Louise Vaughan, a charity worker who purchased a flat from L&Q in Camberwell, south London, in 2012, took issue with the housing association in February when she received a letter warning residents that service charges were about to rise by a fifth because of higher cleaning costs. L&Q blamed the increase on the fact it had recently received “more accurate measurements” of the building’s communal areas. 

Vaughan was immediately concerned. She describes her building, Roffo Court, as a “no frills” block with concrete floors and exposed brick walls “without a plant to water or a picture to dust”. And yet cleaning costs had already surged from £193 per flat in 2013 to £1,053 for the forthcoming financial year. This contributed to her service charge more than doubling since 2013 to more than £4,000 a year.

She asked L&Q to provide her with the new measurements. The housing association said the February letter had been sent in error and that the communal areas had not been remeasured, although a change in the cleaning contract in 2018 had resulted in higher costs. 

She remained troubled by this response. Through social media research Vaughan found another building in her development that received a nearly identical letter setting out higher service charges after remeasurements. A nearby L&Q development, Harvard Gardens, also received the same letter. 

Meanwhile residents in Prospect East, an L&Q development in east London, had queried why their cleaning costs had increased 83 per cent in a year and were similarly told by the housing association that it had “received more refined building measurements” leading to “significant changes” in cleaning costs. 

The Roffo Court residents’ association contacted L&Q in May raising a “serious formal complaint” about the housing association’s accounting practices. L&Q’s response raised further confusion, stating cleaning costs had risen after a 2017 contract change as well as a remeasurement exercise that year, contradicting its earlier response to Vaughan. 

She remains alarmed by the situation, which she sums up as a “weird magical growing buildings” scandal that in her view reflects at best “total incompetence or a terrible form of negligence”.

She said: “You should not be allowed to get away with sending letters to people about remeasuring communal areas to solicit more money from them when that has not been done.” 

‘Obscene and scandalous’: residents hit out at soaring UK service charges
Halton Court resident Mohan Patel is part of the group unhappy about service charges © Charlie Bibby/FT
‘Obscene and scandalous’: residents hit out at soaring UK service charges
Maria Avino, the founder of an arts charity, is also protesting © Charlie Bibby/FT

L&Q sent three different responses to questions from the FT. The final response stated it was not “confident in the accuracy of the information and data” supplied by its service charge team. It could not confirm whether any buildings had been remeasured. An internal investigation is ongoing and the issue has been escalated to L&Q’s executive group.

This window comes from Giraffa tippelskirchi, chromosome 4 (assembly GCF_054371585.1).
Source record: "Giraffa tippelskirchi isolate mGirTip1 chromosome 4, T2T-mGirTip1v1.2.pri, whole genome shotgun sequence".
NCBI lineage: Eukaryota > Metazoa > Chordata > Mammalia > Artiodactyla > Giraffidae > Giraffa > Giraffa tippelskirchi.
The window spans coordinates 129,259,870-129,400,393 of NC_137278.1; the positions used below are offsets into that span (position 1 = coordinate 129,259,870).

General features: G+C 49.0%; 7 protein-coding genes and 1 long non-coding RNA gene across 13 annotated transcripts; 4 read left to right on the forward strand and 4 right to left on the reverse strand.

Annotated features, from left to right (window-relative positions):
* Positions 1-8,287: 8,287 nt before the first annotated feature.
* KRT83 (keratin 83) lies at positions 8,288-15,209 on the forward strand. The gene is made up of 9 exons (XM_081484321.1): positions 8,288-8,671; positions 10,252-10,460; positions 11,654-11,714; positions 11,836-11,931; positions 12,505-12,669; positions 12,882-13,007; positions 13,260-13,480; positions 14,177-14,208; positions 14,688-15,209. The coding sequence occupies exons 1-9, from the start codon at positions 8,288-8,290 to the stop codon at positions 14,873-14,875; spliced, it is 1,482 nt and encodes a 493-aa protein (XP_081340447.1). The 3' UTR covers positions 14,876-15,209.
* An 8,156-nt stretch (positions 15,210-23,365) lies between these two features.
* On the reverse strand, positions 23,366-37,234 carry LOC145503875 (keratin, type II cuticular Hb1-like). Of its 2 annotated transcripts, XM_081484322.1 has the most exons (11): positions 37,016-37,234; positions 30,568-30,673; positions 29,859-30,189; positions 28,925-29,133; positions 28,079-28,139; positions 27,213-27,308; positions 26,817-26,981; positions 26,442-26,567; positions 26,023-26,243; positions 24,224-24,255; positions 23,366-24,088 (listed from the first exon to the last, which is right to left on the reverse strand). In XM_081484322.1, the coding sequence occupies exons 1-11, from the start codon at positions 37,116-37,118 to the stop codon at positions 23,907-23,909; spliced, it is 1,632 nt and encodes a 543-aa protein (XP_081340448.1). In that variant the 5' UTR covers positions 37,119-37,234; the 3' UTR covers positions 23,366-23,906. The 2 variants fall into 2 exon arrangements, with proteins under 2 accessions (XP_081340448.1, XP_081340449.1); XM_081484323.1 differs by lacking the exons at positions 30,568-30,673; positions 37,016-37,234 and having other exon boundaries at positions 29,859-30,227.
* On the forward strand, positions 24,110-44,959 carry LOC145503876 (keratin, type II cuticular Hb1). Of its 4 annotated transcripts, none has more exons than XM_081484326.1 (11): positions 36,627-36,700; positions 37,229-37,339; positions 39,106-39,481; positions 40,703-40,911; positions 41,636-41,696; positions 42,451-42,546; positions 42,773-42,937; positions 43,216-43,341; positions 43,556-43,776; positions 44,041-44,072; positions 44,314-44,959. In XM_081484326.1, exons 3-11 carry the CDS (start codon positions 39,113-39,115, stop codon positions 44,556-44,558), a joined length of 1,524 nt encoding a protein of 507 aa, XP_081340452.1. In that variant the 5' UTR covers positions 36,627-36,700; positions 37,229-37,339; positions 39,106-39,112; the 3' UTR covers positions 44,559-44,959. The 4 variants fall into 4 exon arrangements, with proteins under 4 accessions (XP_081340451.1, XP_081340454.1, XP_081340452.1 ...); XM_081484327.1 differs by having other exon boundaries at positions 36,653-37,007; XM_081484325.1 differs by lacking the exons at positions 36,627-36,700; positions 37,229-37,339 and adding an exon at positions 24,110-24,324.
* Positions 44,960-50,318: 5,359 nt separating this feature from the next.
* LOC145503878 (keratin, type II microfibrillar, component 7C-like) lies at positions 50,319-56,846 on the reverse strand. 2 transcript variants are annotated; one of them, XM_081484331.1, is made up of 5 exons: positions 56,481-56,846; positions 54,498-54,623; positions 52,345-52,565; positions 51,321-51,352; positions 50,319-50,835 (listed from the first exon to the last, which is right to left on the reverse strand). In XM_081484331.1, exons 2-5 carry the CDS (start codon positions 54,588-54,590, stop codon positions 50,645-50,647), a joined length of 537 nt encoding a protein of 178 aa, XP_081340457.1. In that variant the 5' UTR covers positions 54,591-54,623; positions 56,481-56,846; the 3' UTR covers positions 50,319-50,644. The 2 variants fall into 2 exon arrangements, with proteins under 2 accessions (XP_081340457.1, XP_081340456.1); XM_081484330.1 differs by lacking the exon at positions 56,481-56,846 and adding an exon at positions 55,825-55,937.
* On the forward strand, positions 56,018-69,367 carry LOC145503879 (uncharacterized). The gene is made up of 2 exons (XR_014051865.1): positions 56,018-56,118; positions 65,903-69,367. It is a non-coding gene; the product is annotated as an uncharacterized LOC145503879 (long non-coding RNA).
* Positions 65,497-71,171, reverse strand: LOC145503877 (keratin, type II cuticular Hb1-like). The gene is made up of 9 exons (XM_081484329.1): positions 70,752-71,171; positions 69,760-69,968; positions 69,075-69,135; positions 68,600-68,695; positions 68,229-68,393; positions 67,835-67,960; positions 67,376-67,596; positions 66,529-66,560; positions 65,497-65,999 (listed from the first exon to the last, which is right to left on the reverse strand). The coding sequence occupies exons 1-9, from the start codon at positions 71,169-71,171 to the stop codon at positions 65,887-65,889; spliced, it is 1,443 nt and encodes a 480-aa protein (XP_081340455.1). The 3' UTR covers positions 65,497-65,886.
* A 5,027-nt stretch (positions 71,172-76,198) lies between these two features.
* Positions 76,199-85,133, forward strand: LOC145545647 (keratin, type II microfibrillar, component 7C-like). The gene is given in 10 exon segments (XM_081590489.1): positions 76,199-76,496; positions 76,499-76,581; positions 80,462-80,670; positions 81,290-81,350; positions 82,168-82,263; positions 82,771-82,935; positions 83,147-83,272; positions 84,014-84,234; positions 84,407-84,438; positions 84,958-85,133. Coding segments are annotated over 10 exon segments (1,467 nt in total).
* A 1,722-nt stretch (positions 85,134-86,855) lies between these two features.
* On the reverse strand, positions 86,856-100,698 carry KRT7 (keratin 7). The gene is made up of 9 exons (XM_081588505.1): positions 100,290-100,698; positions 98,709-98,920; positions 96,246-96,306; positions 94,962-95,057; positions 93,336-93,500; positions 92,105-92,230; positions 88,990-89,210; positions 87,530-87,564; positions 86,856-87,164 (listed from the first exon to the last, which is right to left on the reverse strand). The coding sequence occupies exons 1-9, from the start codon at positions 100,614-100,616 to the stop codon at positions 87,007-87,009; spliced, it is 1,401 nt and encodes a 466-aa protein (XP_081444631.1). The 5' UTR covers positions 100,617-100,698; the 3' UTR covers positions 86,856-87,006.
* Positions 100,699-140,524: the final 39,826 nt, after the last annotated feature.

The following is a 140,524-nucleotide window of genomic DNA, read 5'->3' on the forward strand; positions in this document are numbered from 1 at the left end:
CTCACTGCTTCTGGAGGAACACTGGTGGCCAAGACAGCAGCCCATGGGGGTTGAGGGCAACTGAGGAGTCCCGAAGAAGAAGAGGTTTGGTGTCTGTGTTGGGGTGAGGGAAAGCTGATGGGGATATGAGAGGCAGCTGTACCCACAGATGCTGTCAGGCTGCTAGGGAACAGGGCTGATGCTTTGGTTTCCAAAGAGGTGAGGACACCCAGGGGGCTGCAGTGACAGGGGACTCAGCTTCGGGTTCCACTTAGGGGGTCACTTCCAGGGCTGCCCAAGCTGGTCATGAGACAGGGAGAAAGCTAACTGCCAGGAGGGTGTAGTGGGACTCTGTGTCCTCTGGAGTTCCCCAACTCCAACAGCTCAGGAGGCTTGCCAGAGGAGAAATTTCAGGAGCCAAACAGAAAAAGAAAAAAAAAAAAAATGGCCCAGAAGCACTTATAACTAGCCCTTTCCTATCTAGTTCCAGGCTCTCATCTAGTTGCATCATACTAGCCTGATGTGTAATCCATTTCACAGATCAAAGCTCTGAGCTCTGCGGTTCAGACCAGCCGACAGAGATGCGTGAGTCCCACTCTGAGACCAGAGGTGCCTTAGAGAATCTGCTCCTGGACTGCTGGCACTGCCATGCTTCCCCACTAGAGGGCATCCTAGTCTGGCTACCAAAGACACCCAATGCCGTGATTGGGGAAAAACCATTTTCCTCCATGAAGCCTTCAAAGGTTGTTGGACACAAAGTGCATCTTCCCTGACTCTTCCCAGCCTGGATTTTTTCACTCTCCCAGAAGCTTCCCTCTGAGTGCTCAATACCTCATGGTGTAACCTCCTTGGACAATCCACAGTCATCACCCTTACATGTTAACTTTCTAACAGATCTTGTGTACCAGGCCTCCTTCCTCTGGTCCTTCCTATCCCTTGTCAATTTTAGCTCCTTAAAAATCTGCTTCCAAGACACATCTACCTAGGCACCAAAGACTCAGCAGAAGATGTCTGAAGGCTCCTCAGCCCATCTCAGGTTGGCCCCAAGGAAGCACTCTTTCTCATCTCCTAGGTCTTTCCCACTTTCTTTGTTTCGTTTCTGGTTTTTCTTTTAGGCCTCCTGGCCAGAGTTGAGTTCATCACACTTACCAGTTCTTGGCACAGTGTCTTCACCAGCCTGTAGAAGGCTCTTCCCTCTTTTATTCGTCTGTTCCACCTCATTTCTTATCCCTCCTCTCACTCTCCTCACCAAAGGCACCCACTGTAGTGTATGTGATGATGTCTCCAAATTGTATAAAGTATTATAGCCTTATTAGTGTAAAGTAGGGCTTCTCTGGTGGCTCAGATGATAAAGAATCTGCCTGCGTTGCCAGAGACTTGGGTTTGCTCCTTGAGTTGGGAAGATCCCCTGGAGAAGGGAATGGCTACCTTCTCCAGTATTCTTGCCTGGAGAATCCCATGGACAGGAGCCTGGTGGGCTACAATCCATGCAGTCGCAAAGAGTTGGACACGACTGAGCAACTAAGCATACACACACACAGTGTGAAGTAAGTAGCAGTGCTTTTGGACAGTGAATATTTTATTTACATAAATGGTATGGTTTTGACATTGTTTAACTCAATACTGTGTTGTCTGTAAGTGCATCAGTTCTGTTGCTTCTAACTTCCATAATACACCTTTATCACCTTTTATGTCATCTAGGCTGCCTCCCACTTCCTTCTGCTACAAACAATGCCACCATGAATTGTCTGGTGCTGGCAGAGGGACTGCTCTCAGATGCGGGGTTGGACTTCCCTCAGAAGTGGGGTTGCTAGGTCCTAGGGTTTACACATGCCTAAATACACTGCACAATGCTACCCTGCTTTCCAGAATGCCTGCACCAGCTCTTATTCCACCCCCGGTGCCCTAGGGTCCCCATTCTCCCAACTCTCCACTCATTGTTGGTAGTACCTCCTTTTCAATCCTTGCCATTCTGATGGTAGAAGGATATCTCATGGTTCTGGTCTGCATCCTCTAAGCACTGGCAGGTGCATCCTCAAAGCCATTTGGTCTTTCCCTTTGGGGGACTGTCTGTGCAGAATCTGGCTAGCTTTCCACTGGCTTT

A spokesperson said: “These complaints have shown that we have made some serious, unintentional errors in our communication around service charges with those buildings mentioned. We’re very sorry for the confusion and concern that our letters to residents have caused. We recognise that this is not good enough.” 

One Housing Group’s mysterious missing receipts

One Housing Group, which is landlord to more than 35,000 people in south-east England, has similarly come under scrutiny. The FT reviewed statements from a dozen OHG residents who all had similar complaints: rapidly rising service charges; poor maintenance of their developments; and concerns they were being billed for non-existent services such as cleaning, gardening and security.

Roger Edwards, a music lawyer, purchased a flat in a building managed by OHG in 2015 in the leafy south-west London borough of Wandsworth. Although he describes his home as “lovely”, his dealings with OHG significantly soured his experience. 

Edwards said he and his neighbours began scrutinising the paperwork supporting their service charges in 2016 and uncovered numerous errors, resulting in a total of £3,000 being refunded to leaseholders. The following year, a similar inspection resulted in £12,000 being returned. In 2018, OHG offered each household £75 compensation before the residents finished their inspection of the accounts. In 2019, OHG agreed to return another £14,000 to residents. 

Edwards describes these inspections as “arduous, stressful and frustrating”. He is particularly angry about OHG’s handling of questions about one maintenance job, which cost leaseholders £1,393.92 although they were never supplied with relevant receipts. 

OHG eventually agreed to refund leaseholders in full for the work, but Edwards remains troubled by its refusal to provide receipts. “OHG are at best institutionally incompetent,” he said. “There is no legitimate reason for refusing to provide original invoices and receipts.”

He also fears problems may often go undetected. “If the level of overcharging that we uncovered in our small block is anything to go by, [property companies] are ripping off their customers, and taxpayers, on a gigantic scale,” he said. “It is an absolute disgrace and a licence for freeholders and unscrupulous managing agents to print money.” 

OHG said it had recently improved its administration of service charges, including introducing more frequent audits. It added that providing receipts could be difficult when building materials were purchased in bulk.